• Conclusion: A loading dose did not necessarily lead to rapid achievement of therapeutic concentrations, and systemic exposure to vancomycin was sufficient, based on observed AUC:MIC, in both treatment arms.
  • STUDY 2: Bartlett and colleagues evaluated the effects of vancomycin loading doses based on subsequent trough concentrations in a single center retrospective study.10
    • 54 pediatric patients who were at least 3 months in age were included in the analysis.
    • 11 patients who received a loading dose of vancomycin had higher initial median steady state concentrations relative to those who received conventional dosing of vancomycin (10.5 mcg/mL versus 9.8 mcg/mL).
    • Loading doses of vancomycin ranged from 18 to 27 mg/kg, and none of these patients experienced nephrotoxicity.
    • Conclusion: Loading doses of vancomycin are associated with higher initial trough concentrations, and that more aggressive dosing strategies for vancomycin may be of benefit in pediatric patients.

Application to clinical practice

Clinical outcomes such as eradication of confirmed infection, length of stay, and mortality remain to be observed in this patient population. With the limited and inconsistent data associated with loading doses of vancomycin in pediatric patients, it is somewhat challenging to validate or contest its use as a standard practice in this population.

Take home point

Until we have more investigations to validate the results of the PAVED study related to more aggressive dosing of vancomycin, pediatric patients should still be prescribed a vancomycin dose of 15 mg/kg/dose every 6 hours. Loading doses of vancomycin of 25-30 mg/kg may be considered on a case-by-case basis in critically ill pediatric patients.

Liu C, Bayer A, Cosgrove S, et al. Clinical practice guidelines by the infectious diseases society of america for the treatment of methicillin-resistant Staphylococcus aureus infections in adults and children. Clin Infect Dis. 2011;52(3):e18-55. [PubMed]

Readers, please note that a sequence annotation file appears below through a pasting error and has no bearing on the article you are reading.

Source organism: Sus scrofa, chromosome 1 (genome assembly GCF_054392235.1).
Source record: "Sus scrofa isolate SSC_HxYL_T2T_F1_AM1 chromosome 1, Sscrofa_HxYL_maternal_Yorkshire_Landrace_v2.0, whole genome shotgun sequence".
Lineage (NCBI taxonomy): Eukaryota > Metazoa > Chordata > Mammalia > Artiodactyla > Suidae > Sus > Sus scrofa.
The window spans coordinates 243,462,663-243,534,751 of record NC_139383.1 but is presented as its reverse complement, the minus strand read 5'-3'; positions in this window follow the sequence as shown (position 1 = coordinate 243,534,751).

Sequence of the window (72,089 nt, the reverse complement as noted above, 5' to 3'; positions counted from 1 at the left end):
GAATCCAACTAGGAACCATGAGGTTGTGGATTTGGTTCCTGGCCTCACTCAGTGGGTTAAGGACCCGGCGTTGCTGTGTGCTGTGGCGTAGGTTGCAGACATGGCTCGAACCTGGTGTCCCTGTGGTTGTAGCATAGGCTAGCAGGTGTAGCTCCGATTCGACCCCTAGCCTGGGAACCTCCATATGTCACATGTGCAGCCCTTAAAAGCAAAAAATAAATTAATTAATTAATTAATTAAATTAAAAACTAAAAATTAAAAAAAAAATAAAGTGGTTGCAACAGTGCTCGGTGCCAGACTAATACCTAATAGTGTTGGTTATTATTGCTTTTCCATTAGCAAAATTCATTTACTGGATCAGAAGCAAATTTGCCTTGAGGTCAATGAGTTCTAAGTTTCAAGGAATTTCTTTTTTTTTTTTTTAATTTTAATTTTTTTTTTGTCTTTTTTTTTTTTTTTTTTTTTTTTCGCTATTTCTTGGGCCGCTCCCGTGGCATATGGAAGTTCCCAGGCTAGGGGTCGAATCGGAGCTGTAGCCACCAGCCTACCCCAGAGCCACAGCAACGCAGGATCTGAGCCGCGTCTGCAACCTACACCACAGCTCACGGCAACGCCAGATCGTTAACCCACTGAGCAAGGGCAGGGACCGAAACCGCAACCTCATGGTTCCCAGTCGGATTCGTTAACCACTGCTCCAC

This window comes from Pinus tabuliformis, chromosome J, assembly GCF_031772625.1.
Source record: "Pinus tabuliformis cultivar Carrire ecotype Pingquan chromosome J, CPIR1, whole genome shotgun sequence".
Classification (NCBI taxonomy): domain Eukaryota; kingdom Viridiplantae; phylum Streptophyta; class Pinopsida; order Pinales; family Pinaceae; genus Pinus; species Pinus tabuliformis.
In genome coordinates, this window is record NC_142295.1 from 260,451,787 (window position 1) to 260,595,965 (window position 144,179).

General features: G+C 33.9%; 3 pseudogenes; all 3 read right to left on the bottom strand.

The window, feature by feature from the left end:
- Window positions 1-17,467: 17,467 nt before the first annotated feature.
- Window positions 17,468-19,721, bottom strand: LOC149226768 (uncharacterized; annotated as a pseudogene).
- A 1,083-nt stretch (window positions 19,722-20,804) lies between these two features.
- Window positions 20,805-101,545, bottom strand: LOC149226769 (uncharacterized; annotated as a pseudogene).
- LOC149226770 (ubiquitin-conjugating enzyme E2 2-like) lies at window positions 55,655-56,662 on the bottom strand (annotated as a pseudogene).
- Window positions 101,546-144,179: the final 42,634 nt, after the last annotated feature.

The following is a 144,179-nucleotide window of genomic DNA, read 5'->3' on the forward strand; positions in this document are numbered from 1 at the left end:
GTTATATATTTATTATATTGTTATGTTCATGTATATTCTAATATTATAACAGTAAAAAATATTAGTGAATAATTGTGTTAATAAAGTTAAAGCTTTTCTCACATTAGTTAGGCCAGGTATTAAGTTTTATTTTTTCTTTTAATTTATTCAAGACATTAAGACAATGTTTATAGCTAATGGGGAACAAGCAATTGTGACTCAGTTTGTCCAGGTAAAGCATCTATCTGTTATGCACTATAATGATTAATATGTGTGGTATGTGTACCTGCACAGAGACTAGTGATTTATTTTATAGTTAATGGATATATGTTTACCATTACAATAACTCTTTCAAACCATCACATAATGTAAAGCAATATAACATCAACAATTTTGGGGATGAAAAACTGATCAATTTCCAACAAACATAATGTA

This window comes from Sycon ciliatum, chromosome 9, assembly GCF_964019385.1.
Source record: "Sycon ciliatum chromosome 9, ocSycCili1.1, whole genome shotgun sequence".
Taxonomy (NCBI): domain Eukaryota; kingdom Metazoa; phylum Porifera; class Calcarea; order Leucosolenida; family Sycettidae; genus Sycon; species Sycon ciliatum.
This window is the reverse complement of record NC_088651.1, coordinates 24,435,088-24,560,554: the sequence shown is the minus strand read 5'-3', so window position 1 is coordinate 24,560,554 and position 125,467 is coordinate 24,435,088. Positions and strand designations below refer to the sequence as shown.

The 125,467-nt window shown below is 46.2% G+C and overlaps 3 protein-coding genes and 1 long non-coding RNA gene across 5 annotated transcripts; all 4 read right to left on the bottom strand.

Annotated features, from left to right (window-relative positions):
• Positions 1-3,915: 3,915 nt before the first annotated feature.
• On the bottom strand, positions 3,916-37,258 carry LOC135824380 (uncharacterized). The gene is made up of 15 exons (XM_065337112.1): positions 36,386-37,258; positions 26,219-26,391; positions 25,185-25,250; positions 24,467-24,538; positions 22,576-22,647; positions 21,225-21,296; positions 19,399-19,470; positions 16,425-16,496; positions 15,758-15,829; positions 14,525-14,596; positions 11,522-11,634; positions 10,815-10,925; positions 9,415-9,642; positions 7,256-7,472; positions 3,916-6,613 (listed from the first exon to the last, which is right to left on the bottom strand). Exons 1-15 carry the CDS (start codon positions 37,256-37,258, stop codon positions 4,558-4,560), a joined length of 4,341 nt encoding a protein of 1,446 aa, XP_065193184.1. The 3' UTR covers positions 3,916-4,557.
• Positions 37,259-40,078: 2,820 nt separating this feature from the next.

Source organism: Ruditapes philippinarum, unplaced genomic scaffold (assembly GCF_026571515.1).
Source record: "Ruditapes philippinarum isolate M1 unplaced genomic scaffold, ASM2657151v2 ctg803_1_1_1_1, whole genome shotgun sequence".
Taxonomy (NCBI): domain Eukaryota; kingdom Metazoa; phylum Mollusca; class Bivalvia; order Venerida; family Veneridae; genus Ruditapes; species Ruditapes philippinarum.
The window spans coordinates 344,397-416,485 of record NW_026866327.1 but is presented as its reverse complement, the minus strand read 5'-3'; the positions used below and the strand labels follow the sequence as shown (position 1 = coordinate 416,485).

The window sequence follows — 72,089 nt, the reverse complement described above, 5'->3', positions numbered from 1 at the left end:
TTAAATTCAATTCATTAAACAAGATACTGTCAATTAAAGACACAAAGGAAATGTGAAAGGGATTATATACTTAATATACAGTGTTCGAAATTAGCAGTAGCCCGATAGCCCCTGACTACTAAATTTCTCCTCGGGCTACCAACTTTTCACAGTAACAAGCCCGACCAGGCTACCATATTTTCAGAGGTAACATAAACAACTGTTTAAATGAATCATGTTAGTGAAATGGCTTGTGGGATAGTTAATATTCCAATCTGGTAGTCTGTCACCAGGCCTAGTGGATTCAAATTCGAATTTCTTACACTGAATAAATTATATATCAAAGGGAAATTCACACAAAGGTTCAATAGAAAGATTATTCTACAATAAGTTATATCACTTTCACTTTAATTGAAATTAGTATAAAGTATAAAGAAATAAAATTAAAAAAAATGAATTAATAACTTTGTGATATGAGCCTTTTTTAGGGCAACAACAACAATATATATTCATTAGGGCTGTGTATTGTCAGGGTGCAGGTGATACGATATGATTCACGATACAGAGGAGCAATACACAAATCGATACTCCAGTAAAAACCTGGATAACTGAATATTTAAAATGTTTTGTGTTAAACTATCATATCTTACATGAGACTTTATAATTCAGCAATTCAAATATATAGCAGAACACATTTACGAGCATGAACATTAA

Le J, Bradley J, Murray W, et al. Improved vancomycin dosing in children using area under the curve exposure. Pediatr Infect Dis J. 2013;32(4):e155-63. [PubMed]
Frymoyer A, Guglielmo B, Wilson S, Scarpace S, Benet L, Hersh A. Impact of a hospitalwide increase in empiric pediatric vancomycin dosing on initial trough concentrations. Pharmacotherapy. 2011;31(9):871-876. [PubMed]
Frymoyer A, Hersh A, Benet L, Guglielmo B. Current recommended dosing of vancomycin for children with invasive methicillin-resistant Staphylococcus aureus infections is inadequate. Pediatr Infect Dis J. 2009;28(5):398-402. [PubMed]
Eiland L, English T, Eiland E. Assessment of vancomycin dosing and subsequent serum concentrations in pediatric patients. Ann Pharmacother. 2011;45(5):582-589. [PubMed]
Rainkie D, Ensom M, Carr R. Pediatric Assessment of Vancomycin Empiric Dosing (PAVED): a Retrospective Review. Paediatr Drugs. 2015;17(3):245-253. [PubMed]
Kearns G, Abdel-Rahman S, Alander S, Blowey D, Leeder J, Kauffman R. Developmental pharmacology–drug disposition, action, and therapy in infants and children. N Engl J Med. 2003;349(12):1157-1167. [PubMed]
Neuman G, Nulman I, Adeli K, Koren G, Colantonio D, Helldén A. Implications of serum creatinine measurements on GFR estimation and vancomycin dosing in children. J Clin Pharmacol. 2014;54(7):785-791. [PubMed]
Demirjian A, Finkelstein Y, Nava-Ocampo A, et al. A randomized controlled trial of a vancomycin loading dose in children. Pediatr Infect Dis J. 2013;32(11):1217-1223. [PubMed]
Bartlett A, Brown-Alm D, Landon E, et al. Vancomycin loading dose in pediatric patients receiving intermittent vancomycin dosing. Abstract 162. Presented at ID Week; October 2-6, 2013; San Francisco, CA.